Today is World AIDS Day. It is an opportunity for people worldwide to unite in the fight against HIV, show their support for people living with HIV, and to commemorate people who have died. World AIDS Day was the first ever global health day, held for the first time in 1988. This year’s theme, Leadership. Commitment. Impact., calls upon all leaders to strengthen their commitment to using evidence-based HIV interventions, prevention tools, and testing efforts to help stop HIV.
The red ribbon is the universal symbol of awareness and support for those living with HIV. The red ribbon has inspired other charities to utilize the symbol, for example, breast cancer awareness has adopted a pink version. In 1991, a group of artists gathered to discuss a new project for Visual Aids; a New York arts organization meant to raise awareness of HIV. They soon had an idea that later became one of the most recognized symbols of the decade – the red ribbon, worn to signify awareness and support for people living with HIV.
An estimated 36.7 million people are living with HIV/AIDS around the world. Each year, more than 1 million people die from AIDS-related causes and 2.1 million people become newly infected with HIV. Two-thirds of new HIV infections worldwide occur in sub-Saharan Africa.
Countries are working to achieve the UNAIDS ’90-90-90′ targets, which call for 90 percent of people living with HIV to know their status, 90 percent of those diagnosed to start and stay on antiretroviral therapy (ART), and 90 percent of those on ART to have a suppressed viral load to protect their own health and prevent transmission of HIV.
Global efforts have resulted in 18.2 million people receiving ART for HIV infection as of June 2016, compared to 7.5 million at the end of 2010. In conjunction with World AIDS Day, CDC is releasing two studies in its Morbidity and Mortality Weekly Report that provide important insights to help guide the global response to HIV – particularly in high-burden areas. One study assesses the past and current state of early infant diagnosis in some of the world’s most affected countries.
In 2015, 39,513 people were diagnosed with HIV infection in the United States. More than 1.2 million people are living with HIV, and about 1 in 8 don’t know it. The number of new HIV diagnoses fell 19% from 2005 to 2014, with large declines among heterosexuals and persons who inject drugs. Gay and bisexual men continue to be the most affected population, accounting for two-thirds of new diagnoses.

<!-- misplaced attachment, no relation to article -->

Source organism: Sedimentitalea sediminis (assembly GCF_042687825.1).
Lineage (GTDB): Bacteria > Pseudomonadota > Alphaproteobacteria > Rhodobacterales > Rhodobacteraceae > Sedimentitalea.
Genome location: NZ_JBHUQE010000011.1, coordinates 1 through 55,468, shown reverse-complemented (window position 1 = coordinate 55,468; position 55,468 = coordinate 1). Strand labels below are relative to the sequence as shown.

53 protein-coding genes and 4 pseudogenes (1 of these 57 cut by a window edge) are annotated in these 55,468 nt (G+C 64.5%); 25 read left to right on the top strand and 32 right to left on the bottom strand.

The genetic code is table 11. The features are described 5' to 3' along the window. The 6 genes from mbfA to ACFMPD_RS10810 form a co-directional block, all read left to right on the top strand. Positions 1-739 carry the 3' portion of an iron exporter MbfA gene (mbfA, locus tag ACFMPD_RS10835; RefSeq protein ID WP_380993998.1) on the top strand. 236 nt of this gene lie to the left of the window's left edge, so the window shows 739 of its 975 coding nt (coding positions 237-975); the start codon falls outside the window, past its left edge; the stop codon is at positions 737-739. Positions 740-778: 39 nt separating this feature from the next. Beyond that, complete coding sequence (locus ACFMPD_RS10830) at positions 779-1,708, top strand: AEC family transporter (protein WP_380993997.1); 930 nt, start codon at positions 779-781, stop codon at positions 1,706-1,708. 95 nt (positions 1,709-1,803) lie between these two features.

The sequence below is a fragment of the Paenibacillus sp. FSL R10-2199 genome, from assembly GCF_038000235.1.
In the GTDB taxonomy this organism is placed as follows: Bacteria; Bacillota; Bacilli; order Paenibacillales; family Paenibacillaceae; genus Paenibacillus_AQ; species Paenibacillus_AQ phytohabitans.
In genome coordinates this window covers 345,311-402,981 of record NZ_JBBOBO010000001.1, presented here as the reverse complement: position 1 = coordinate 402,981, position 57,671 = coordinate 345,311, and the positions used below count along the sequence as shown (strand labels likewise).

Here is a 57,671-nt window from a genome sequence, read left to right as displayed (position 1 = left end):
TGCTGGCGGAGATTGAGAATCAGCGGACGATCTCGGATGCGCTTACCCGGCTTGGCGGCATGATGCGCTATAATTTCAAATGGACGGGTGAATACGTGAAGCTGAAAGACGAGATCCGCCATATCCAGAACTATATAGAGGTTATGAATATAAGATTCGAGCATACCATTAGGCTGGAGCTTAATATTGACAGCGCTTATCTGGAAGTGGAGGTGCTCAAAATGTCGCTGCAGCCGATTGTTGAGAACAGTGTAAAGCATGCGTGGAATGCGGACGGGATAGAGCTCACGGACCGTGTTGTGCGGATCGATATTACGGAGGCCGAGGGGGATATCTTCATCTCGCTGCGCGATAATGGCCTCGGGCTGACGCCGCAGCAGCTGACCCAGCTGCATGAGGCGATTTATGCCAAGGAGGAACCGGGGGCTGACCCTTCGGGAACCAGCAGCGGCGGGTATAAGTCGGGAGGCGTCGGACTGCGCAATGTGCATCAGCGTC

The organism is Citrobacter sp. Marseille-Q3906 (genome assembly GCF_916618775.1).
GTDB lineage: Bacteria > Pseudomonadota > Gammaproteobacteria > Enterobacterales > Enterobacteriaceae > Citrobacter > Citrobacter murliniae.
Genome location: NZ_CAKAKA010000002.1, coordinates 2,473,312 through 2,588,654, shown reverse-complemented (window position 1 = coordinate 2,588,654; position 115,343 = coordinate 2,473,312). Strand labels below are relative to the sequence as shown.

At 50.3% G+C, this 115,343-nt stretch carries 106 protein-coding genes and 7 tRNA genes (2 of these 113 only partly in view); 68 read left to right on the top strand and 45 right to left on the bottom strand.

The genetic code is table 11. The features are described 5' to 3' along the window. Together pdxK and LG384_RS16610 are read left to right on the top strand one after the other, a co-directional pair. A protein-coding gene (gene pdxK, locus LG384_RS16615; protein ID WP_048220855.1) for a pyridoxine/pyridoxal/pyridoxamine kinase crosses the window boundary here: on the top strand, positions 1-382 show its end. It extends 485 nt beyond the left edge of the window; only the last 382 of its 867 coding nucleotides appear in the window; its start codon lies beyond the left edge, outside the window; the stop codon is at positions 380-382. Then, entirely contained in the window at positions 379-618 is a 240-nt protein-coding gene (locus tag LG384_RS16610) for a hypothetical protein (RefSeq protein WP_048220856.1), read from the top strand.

Though HIV diagnoses have fallen among intravenous drug users, that progress could be threatened by the prescription opioid and heroin epidemics. If people share syringes, they are at high risk for getting HIV. According to CDC’s latest Vital Signs, only a quarter of those who inject drugs got all their syringes in the past year from sterile sources like syringe services programs or pharmacies. Syringe service programs can help prevent HIV infections among users by providing better access to sterile syringes, help in quitting drugs, and other services.
Today, scientific advances have been made in HIV treatment, there are laws to protect people living with HIV, and we understand so much more about the condition. Despite this, people do not know the facts about how to protect themselves and others, while stigma and discrimination remain a reality for many people living with the condition. For this reason, World AIDS Day is vital because it reminds the public and Government that HIV has not gone away. The need to raise money, increase awareness, fight prejudice and improve education is one of the utmost importance.
Despite the fact we have seen scientific and technological advancements since the first HIV case was reported here in 1981, stigma and discrimination have kept individuals living with HIV from receiving appropriate care and treatment in health care services. Among the often-undiscussed key drivers of the HIV epidemic are HIV-criminalization laws enforced throughout the United States.
Although World AIDS Day is a great opportunity to talk about HIV, it is important to keep the momentum going all year round. Sign up to NAT’s newsletter which will keep you up to date with all the new developments in HIV and the work of the National AIDS Trust. Also, knowing your status is one of the easiest ways to combat this disease and to help raise awareness while fighting stigma. Click here to find testing locations in your area. Take a friend, a spouse, or even take your children and use the opportunity to teach them about healthcare and proper protection from infections.